These tips will help you be successful in class:

  • Sit close to the front of the classroom when possible. Sit up straight. Now sit up a little bit straighter. Now lean forward. Now you are ready to learn.
  • Join in class discussions. Participation in class leads to better understanding of the material and also helps you learn from others' perspectives and experiences.
  • Ask questions! If you don't understand something, chances are, others in the class don't understand either.
  • Keep up with class assignments. Start working on them as soon as you get them, and finish them before they're due.
  • Ask for help in any class in which you find yourself falling behind. Remember, your teachers want to help you succeed!
  • Learn to take good class notes. You'll be taking lots of notes during the rest of your life. If you aren't sure on how to take good notes, ask your teacher for tips!
  • Learn to proofread, correct, and rewrite your written work.
  • Learn to make connections between the different subjects. There are all sorts of connections to be made between all of the different subjects you study. You’ll find that individuals who are able to connect seemingly unrelated topics are often the most successful creative thinkers and problem solvers.
  • Study, study, study! Begin early, and you will retain the information long-term. Avoid cramming!
  • Develop test-taking skills like prioritizing which sections will require more time and which sections are weighted more heavily.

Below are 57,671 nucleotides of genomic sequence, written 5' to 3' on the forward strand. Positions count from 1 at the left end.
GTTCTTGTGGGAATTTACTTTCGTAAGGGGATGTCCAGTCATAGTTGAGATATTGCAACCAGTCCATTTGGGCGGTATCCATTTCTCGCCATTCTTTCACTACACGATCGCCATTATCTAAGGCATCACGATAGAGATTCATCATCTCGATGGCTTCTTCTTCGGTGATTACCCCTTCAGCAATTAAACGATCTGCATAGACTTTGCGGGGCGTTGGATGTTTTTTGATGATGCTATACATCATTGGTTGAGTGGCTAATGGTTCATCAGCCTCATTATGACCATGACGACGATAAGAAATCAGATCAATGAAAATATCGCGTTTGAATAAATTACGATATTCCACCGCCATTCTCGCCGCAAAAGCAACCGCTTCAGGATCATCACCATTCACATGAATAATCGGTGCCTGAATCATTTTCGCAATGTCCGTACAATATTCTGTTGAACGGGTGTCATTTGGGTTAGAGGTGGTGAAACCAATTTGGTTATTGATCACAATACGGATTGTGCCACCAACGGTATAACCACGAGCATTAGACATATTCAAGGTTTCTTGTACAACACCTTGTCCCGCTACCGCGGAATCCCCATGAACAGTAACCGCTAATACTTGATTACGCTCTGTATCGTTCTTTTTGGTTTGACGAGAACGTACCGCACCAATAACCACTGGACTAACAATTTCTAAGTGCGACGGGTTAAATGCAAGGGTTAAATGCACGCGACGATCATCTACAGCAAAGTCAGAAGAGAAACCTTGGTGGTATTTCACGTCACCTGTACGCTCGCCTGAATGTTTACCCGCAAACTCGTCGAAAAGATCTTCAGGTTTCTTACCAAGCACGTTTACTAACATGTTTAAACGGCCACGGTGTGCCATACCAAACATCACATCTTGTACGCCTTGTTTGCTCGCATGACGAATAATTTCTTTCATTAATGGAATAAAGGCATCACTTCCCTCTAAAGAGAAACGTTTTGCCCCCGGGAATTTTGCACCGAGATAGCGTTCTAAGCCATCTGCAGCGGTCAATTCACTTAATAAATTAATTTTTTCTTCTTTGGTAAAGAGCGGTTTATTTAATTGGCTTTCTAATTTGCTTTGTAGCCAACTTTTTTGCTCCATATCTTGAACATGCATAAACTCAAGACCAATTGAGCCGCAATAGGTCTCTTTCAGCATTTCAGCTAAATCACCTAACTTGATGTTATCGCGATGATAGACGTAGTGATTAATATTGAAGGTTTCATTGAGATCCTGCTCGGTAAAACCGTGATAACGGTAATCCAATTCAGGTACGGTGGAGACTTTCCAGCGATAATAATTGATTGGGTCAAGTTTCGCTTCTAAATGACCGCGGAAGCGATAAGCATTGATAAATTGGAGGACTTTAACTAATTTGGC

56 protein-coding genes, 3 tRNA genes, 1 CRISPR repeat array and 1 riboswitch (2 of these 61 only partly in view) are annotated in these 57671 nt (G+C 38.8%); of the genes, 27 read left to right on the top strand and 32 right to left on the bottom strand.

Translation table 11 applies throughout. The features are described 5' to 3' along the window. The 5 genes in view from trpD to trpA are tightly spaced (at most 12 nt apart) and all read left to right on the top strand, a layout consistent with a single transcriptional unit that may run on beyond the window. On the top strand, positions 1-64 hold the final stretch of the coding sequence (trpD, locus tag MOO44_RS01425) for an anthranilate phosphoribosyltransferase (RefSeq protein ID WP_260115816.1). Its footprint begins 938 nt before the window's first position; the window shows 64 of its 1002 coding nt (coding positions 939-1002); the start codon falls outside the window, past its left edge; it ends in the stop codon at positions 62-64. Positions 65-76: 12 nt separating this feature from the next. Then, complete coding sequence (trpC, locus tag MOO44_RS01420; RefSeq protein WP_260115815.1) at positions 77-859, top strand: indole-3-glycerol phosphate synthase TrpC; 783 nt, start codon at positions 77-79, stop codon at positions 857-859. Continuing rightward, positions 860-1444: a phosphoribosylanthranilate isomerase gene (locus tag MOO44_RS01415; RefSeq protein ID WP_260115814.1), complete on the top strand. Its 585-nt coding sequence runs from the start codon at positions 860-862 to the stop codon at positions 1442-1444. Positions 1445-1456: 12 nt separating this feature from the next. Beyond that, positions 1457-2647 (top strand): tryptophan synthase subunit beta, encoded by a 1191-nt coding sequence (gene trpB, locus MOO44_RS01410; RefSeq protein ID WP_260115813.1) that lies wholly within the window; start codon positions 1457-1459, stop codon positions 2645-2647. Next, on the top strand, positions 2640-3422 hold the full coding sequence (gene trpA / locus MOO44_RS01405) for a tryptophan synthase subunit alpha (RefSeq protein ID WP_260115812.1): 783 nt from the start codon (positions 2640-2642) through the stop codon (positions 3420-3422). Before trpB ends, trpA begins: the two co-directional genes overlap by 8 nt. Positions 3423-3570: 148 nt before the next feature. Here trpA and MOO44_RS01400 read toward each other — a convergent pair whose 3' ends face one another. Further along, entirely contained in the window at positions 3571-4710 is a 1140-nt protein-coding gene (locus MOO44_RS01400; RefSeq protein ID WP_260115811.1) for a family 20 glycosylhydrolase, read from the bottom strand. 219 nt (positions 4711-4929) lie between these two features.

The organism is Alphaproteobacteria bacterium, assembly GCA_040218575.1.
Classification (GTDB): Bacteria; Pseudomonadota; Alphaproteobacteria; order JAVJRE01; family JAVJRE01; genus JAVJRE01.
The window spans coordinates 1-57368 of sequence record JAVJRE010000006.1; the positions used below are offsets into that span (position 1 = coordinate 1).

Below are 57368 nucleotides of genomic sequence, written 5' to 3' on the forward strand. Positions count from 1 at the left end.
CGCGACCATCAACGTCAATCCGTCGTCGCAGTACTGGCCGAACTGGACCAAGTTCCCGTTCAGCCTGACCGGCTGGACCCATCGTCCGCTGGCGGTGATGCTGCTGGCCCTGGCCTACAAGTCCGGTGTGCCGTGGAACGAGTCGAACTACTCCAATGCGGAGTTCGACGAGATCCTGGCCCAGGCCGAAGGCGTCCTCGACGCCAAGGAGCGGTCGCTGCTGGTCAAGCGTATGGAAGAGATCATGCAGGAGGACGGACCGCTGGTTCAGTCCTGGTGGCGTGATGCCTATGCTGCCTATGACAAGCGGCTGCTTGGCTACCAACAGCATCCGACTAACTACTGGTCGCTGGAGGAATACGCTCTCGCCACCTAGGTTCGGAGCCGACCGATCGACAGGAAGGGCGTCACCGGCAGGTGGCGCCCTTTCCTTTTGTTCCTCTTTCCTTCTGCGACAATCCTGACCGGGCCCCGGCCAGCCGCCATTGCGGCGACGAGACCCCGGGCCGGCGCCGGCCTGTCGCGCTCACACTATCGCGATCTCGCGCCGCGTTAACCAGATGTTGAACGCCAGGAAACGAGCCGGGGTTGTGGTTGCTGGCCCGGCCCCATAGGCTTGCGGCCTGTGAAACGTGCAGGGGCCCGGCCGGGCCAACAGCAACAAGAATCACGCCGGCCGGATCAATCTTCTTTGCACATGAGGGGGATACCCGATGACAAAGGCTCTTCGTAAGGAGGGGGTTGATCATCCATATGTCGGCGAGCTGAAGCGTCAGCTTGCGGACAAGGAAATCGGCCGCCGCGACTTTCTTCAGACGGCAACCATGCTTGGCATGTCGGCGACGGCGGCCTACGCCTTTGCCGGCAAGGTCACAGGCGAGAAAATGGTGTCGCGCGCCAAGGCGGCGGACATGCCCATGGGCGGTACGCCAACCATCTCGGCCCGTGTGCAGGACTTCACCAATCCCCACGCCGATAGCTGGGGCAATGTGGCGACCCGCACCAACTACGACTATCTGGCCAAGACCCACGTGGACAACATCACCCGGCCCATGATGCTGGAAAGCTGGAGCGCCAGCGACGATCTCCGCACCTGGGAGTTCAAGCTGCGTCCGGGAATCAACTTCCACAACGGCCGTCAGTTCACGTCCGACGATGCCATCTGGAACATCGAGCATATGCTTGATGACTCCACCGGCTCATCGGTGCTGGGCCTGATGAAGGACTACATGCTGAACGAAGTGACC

• Develop research skills that not only help you learn more, but allow you to be more efficient in the research you do. Ask your librarian for a quick tour of the tools your library can offer you to make the job easier!
  • Find a comfortable, quiet place to study away from distractions where you will be able to focus and absorb material.
  • Discover what kind of learner you are so that you will absorb the most material in class and in studying. For example, verbal learners respond better to storytelling and they may find recording the lecture to be a helpful study aid. Logical learners respond better to order and step-by-step instructions; for example, they study using patterns, timelines, and charts.
  • Stay ORGANIZED!!! Whether it be in your writing, your room, your binders, or your locker – this is a timeless skill that you will use for the rest of your life.
  • Manage your time between classes, homework, and extra-curricular activities. Use a calendar like Google Calendar to map out assignment due dates, class schedules, work hours, and time for fun. Google Calendar will also text message you reminders.
  • Lastly, do your best in all that you do!!!

AP classes give students the chance to challenge themselves with rigorous coursework. There are more than 30 courses offered through the AP program, but students should check with the guidance office to see which are available at their high school. If you are interested but your school doesn't offer AP courses, visit www.vlacs.org to learn about the tuition free online virtual public school. The AP Program gives students the experience of college-level work while still in high school. And, a solid score on the AP exam can help students earn college credit! Students save time and money when colleges accept AP courses for credit. Check out the College Board website to learn about the AP Credit Policy at various colleges and universities nationwide. AP Courses are available in the following subject areas:

  • Art History
  • Biology
  • Calculus AB
  • Calculus BC
  • Chemistry
  • Chinese Language and Culture
  • Comparative Government & Politics
  • Computer Science A